NV: That’s what’s most interesting: how will they react to this?
Martynenko: The war has been going on for a month and a half, and there has been no success at all. There is nothing on any of Putin's stated goals – either on demilitarization, or on denazification, or on non-aligned status, or on reduction of the Armed Forces of Ukraine, or on recognition of the so-called "DPR" and "LPR" as independent states. Nothing!
Since the ultimatum to Ukraine was issued, it has become clear that the strategy failed because it was based on incorrect data, and there is no new one! Therefore, many different people in the Russian leadership are saying something different. Some say that "we are defending the LPR/DPR," some say that "we are at war with NATO," some say that "we are destroying nationalists.
"However, it is unknown which ones – no surname has been (named). Someone says that 80% of the population of Ukraine are nationalists, so they all need to be destroyed.
Now they have to find some ideas on the go. And the Russian system has never worked in as tense conditions as it does now. And, of course, it began to fail.
NV: Will there be any agreements in the coming months, in May, June? In my opinion, the public expects that there will be some kind of agreement, a break.
Martynenko: This is possible at least because any war is either stopped or suspended when neither side can achieve the goals it has set for itself – because of equal forces, because it's just impossible.
It seems to me that this Ukrainian-Russian war may reach such a stage in May-June, when it will be clear that Russia will not be able to do everything it has planned, and Ukraine will not be able to drive Russian troops out of its territory. Then, of course, there will be a pause, which will need to be fixed. I assume it isan option when this can happen – either a truce or a more or less stable peace.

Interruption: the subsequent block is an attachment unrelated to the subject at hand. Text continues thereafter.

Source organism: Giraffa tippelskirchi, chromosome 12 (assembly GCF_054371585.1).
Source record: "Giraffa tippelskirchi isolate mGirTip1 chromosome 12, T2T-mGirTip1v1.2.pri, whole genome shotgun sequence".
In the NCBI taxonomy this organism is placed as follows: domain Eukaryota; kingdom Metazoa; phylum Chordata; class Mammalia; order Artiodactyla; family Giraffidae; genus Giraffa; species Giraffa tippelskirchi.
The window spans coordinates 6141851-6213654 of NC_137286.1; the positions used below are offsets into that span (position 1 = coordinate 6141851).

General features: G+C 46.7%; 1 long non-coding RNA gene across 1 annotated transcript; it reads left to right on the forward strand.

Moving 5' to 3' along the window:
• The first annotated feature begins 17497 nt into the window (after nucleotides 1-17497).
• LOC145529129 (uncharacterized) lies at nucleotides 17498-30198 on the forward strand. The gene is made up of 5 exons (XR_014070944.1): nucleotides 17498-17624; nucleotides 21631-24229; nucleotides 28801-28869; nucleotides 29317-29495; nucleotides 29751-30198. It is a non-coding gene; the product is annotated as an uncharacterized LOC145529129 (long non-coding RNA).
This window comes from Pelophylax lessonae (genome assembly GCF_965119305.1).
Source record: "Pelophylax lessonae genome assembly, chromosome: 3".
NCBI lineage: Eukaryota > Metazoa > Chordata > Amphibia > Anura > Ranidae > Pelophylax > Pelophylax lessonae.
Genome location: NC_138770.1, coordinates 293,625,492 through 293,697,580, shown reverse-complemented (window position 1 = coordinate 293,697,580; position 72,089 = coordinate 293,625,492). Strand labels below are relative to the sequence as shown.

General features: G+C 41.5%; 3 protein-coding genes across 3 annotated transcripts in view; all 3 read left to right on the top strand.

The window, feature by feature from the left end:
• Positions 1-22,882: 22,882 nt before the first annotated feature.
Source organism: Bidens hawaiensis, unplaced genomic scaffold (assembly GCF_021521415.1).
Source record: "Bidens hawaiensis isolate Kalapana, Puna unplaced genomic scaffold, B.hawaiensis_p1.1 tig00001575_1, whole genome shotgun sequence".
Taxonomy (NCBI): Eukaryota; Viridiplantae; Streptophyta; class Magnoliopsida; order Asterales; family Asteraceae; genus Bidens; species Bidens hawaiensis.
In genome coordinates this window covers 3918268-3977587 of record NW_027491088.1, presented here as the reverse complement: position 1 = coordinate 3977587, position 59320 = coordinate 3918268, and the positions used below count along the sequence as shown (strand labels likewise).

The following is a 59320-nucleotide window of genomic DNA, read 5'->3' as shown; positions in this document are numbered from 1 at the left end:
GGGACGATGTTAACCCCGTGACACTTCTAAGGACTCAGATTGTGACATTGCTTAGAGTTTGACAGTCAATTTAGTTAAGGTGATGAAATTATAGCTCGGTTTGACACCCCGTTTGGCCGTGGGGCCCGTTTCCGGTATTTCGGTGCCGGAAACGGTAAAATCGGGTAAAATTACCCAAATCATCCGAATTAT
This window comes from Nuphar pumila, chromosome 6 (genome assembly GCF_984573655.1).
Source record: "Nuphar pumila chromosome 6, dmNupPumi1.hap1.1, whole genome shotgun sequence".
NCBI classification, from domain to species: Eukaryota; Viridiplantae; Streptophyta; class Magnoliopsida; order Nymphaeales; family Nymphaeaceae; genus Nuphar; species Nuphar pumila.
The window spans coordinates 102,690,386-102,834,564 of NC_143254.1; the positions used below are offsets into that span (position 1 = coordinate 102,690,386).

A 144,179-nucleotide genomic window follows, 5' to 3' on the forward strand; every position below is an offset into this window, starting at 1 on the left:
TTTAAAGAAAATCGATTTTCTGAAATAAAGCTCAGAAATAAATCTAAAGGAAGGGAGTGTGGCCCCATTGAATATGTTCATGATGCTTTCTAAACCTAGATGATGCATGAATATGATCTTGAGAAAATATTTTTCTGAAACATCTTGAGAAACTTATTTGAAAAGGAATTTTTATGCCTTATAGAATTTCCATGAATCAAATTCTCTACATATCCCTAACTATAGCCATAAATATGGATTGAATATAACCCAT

But we understand very well that this is all short-lived. Because one way or another, Russia has entered a long phase of ending its existence: it has challenged the whole world, and the world does not like it.
NV: Will Putin sit down at the negotiating table with Zelensky? Will other people do that?
Martynenko: (He will sit down) when he comes to the conclusion that he can look bright against Zelensky's background. I don't understand what needs to happen for this. Anyone who looks at two presidents understands who's bright and who isn't. But, as we know, all ideas about the beautiful, about the deserving, are distorted in Russia, so, perhaps, he will somehow come to the conclusion that "I'm a winner, and this is a loser."
First of all, Putin envies (Zelensky). He's jealous of his youth, he's jealous of his energy, he's jealous because Zelensky is now one of the main, shining, political leaders in the world, not Putin. This is envy, which often turns into hatred, so it will be difficult to talk about this meeting. But if we talk about political decisions to suspend hostilities, they can be made without leaders, even at the level of governments, at the level of foreign ministries, for example.
NV: I didn't believe that Putin could envy Zelensky, but it makes sense.
Martynenko: I was in Paris in 2019 (at the Normandy Four summit), sitting in that hall. I deliberately followed Putin when Zelensky spoke. Even then it happened. Like any person who is, frankly, old (Putin is 70 years old soon), he sees before him a (really) not very experienced, frivolous man, but young and, most importantly, energetic. He understands that (Zelensky) has energy that he no longer has, and moreover, never will again. Of course, this is envy.